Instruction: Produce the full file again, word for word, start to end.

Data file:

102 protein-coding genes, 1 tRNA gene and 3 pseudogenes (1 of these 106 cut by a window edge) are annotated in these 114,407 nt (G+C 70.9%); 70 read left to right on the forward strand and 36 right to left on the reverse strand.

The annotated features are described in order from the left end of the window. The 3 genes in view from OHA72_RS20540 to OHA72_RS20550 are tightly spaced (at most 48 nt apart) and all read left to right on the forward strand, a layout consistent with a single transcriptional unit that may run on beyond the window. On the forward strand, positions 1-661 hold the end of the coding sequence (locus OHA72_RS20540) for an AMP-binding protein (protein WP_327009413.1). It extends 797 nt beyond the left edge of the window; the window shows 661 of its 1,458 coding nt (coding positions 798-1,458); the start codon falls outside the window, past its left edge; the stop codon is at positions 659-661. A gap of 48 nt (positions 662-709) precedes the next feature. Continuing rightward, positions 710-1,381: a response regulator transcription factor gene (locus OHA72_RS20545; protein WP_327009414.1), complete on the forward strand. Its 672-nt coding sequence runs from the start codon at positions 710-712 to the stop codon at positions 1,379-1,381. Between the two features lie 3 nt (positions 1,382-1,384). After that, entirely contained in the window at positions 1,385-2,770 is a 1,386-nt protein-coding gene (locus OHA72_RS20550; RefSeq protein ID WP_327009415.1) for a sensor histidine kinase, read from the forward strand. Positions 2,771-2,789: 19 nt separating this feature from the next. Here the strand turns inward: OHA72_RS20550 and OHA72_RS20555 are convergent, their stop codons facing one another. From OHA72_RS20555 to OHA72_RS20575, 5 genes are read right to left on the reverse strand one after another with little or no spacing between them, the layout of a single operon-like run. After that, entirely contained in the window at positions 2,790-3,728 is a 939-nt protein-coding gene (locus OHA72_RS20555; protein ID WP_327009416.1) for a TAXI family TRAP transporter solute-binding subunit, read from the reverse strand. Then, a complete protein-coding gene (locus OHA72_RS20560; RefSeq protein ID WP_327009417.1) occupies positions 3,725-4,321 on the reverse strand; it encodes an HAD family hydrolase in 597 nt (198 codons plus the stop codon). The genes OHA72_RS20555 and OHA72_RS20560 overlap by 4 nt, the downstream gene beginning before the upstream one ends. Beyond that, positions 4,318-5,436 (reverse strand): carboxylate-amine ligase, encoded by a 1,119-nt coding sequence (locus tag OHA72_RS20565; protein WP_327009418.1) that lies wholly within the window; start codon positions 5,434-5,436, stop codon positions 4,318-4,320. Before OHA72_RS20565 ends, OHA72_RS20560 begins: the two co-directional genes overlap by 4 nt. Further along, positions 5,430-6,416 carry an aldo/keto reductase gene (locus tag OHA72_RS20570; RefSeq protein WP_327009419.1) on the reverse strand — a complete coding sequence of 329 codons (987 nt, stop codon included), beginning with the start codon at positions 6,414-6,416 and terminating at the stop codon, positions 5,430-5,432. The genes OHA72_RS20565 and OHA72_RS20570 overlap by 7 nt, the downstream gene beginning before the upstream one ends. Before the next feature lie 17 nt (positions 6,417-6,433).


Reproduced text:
102 protein-coding genes, 1 tRNA gene and 3 pseudogenes (1 of these 106 cut by a window edge) are annotated in these 114,407 nt (G+C 70.9%); 70 read left to right on the forward strand and 36 right to left on the reverse strand.

The annotated features are described in order from the left end of the window. The 3 genes in view from OHA72_RS20540 to OHA72_RS20550 are tightly spaced (at most 48 nt apart) and all read left to right on the forward strand, a layout consistent with a single transcriptional unit that may run on beyond the window. On the forward strand, positions 1-661 hold the end of the coding sequence (locus OHA72_RS20540) for an AMP-binding protein (protein WP_327009413.1). It extends 797 nt beyond the left edge of the window; the window shows 661 of its 1,458 coding nt (coding positions 798-1,458); the start codon falls outside the window, past its left edge; the stop codon is at positions 659-661. A gap of 48 nt (positions 662-709) precedes the next feature. Continuing rightward, positions 710-1,381: a response regulator transcription factor gene (locus OHA72_RS20545; protein WP_327009414.1), complete on the forward strand. Its 672-nt coding sequence runs from the start codon at positions 710-712 to the stop codon at positions 1,379-1,381. Between the two features lie 3 nt (positions 1,382-1,384). After that, entirely contained in the window at positions 1,385-2,770 is a 1,386-nt protein-coding gene (locus OHA72_RS20550; RefSeq protein ID WP_327009415.1) for a sensor histidine kinase, read from the forward strand. Positions 2,771-2,789: 19 nt separating this feature from the next. Here the strand turns inward: OHA72_RS20550 and OHA72_RS20555 are convergent, their stop codons facing one another. From OHA72_RS20555 to OHA72_RS20575, 5 genes are read right to left on the reverse strand one after another with little or no spacing between them, the layout of a single operon-like run. After that, entirely contained in the window at positions 2,790-3,728 is a 939-nt protein-coding gene (locus OHA72_RS20555; protein ID WP_327009416.1) for a TAXI family TRAP transporter solute-binding subunit, read from the reverse strand. Then, a complete protein-coding gene (locus OHA72_RS20560; RefSeq protein ID WP_327009417.1) occupies positions 3,725-4,321 on the reverse strand; it encodes an HAD family hydrolase in 597 nt (198 codons plus the stop codon). The genes OHA72_RS20555 and OHA72_RS20560 overlap by 4 nt, the downstream gene beginning before the upstream one ends. Beyond that, positions 4,318-5,436 (reverse strand): carboxylate-amine ligase, encoded by a 1,119-nt coding sequence (locus tag OHA72_RS20565; protein WP_327009418.1) that lies wholly within the window; start codon positions 5,434-5,436, stop codon positions 4,318-4,320. Before OHA72_RS20565 ends, OHA72_RS20560 begins: the two co-directional genes overlap by 4 nt. Further along, positions 5,430-6,416 carry an aldo/keto reductase gene (locus tag OHA72_RS20570; RefSeq protein WP_327009419.1) on the reverse strand — a complete coding sequence of 329 codons (987 nt, stop codon included), beginning with the start codon at positions 6,414-6,416 and terminating at the stop codon, positions 5,430-5,432. The genes OHA72_RS20565 and OHA72_RS20570 overlap by 7 nt, the downstream gene beginning before the upstream one ends. Before the next feature lie 17 nt (positions 6,417-6,433).